In what appears to be quite the “get”, Hugh Laurie is in talks with NBC to star as Edward Teach in their upcoming pirate drama, Crossbones. Who is Edward Teach? Well, he is none other than the infamous pirate, Blackbeard.
Laurie, fresh off House, has not made any announcement, nor has NBC, so it’s all speculation at this point. Fun speculation, but speculation all the same. If nothing else, it will be nice to hear Laurie in his native tongue once again. Perhaps that is why the Emmy voters snubbed him for so many years as Gregory House, they just didn’t like his American accent. Hogwash. Could he take home an Emmy as Blackbeard, a la Kevin Costner in Hatfields & McCoys? We’ll have to see.
“But wait, what is this Crossbones of which you speak?” You have questions, I have answers, as limited as they may be. NBC, who is leading the charge so far this season when it comes to viewers 18-49, for the first time in a very long time, is in development for a 10 episode mini-series about Blackbeard and his “rogue nation of thieves, outlaws and miscreant sailors” (Deadline). Set in the 1700’s on the island of New Providence, Crossbones will hopefully deal with Teach’s transformation from student pirate to the most notorious and recognizable pirate we know today.
Crossbones is written by Neil Cross, creator of the fabulous Luther (if you haven’t watched it, head over to Netflix and remedy that, post-haste) who has written for MI-5 in recent years as well. With a seasoned BBC man at the helm, one has to wonder, is NBC willing to further their 10 episode experiment into more similar projects in the future?
One has to hope that reality TV will someday fall out of favor and people will return to scripted television. Problem is, 22 episodes is too long. It just is. I enjoy a long season of a show just as much as anybody else, but in terms of coming up with material and funding and just the investment that needs to be made ahead of time, 22 episodes is too long. Not only are there financial issues, there are creative issues. Perfect example is Life on Mars.
Life on Mars had two seasons (series) on the BBC each consisting of 8 episodes. It was met with critical acclaim and after the first series, the creator (Matthew Graham) announced that the story was finite and there would only be one more season. There was a total of 16 episodes that told the story from beginning to end, quite nicely. ABC decides to remake show here in America. Same concept, better budget, arguably better production value, 17 episodes. Difference? It was canceled after 17 episodes due to waning viewership. Instead of controlling its own destiny like the BBC version and having the chance to write out the ending in a way that made sense and wrapped things up to viewer’s satisfaction, the US remake falls somewhat flat. It was a great show! Don’t get me wrong, I loved it, but it wasn’t a concept that was built for many seasons of 22 episodes each. This is where American network television and it’s stubbornness has sunk itself. Boardwalk Empire is getting ready to wrap up their third season, with its 12 episodes each season. Are there people out there complaining the season is too short? Of course, as a society we like to get more, but by the same token, are there many people complaining that the quality of the show is less because it is shorter? No. And if they are, well they are wrong.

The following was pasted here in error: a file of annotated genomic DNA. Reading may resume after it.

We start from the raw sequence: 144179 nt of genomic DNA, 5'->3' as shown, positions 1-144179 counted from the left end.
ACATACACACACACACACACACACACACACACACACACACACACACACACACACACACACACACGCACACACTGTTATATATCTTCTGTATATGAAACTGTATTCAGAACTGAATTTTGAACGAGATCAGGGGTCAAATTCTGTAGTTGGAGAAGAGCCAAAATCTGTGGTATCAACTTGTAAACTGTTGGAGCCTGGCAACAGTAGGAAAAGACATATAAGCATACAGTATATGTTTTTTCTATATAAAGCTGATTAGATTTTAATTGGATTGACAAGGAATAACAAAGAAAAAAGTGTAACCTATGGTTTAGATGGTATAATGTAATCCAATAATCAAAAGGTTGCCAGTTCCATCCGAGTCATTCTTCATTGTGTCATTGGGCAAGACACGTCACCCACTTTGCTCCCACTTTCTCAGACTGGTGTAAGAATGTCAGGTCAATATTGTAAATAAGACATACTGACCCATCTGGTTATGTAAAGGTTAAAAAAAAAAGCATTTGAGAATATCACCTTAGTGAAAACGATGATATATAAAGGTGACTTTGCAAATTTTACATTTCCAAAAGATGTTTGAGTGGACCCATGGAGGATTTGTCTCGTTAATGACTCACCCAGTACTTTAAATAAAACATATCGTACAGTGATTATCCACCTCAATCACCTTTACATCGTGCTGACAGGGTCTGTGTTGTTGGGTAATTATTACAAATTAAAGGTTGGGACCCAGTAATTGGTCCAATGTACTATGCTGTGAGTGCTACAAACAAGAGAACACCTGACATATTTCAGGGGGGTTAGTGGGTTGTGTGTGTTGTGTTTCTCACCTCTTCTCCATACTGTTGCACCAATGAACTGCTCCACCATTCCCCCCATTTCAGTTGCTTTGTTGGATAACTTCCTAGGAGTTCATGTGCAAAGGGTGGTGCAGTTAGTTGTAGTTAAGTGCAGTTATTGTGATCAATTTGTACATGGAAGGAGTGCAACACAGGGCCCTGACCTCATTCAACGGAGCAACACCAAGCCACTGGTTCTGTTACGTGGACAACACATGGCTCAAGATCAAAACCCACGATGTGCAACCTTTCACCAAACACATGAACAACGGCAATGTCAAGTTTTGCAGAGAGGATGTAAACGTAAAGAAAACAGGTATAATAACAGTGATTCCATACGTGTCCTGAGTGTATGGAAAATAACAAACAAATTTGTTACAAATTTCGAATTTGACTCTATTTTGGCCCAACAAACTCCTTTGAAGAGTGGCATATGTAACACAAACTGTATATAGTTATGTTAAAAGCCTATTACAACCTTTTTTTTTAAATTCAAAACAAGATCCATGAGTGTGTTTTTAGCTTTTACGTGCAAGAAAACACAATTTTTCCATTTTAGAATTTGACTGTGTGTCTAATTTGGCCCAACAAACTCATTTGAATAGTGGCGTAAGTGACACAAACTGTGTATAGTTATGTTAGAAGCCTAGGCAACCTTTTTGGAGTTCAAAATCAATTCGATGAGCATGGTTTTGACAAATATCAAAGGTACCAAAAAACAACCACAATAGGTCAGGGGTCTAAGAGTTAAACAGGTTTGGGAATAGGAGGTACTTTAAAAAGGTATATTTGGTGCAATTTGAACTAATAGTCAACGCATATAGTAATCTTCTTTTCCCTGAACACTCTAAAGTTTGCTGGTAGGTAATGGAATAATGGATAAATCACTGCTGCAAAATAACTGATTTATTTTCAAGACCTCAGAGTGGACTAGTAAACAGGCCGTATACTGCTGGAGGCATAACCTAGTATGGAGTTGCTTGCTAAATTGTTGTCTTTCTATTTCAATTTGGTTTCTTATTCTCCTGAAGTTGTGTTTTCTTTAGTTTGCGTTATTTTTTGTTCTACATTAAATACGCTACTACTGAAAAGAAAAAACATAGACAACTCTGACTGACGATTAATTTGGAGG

All that to say, I hope Crossbones is successful and it heralds in a new age of network programming in America. One that doesn’t revolve around teenagers singing and getting pregnant. Oh what a happy day that would be.
Because we’ve discussed shows being canceled and NBC, I feel obligated to further my one woman campaign to resurrect my favorite canceled show. Bring back Kings! If nothing else, let’s just hope Crossbones doesn’t suffer a similar fate.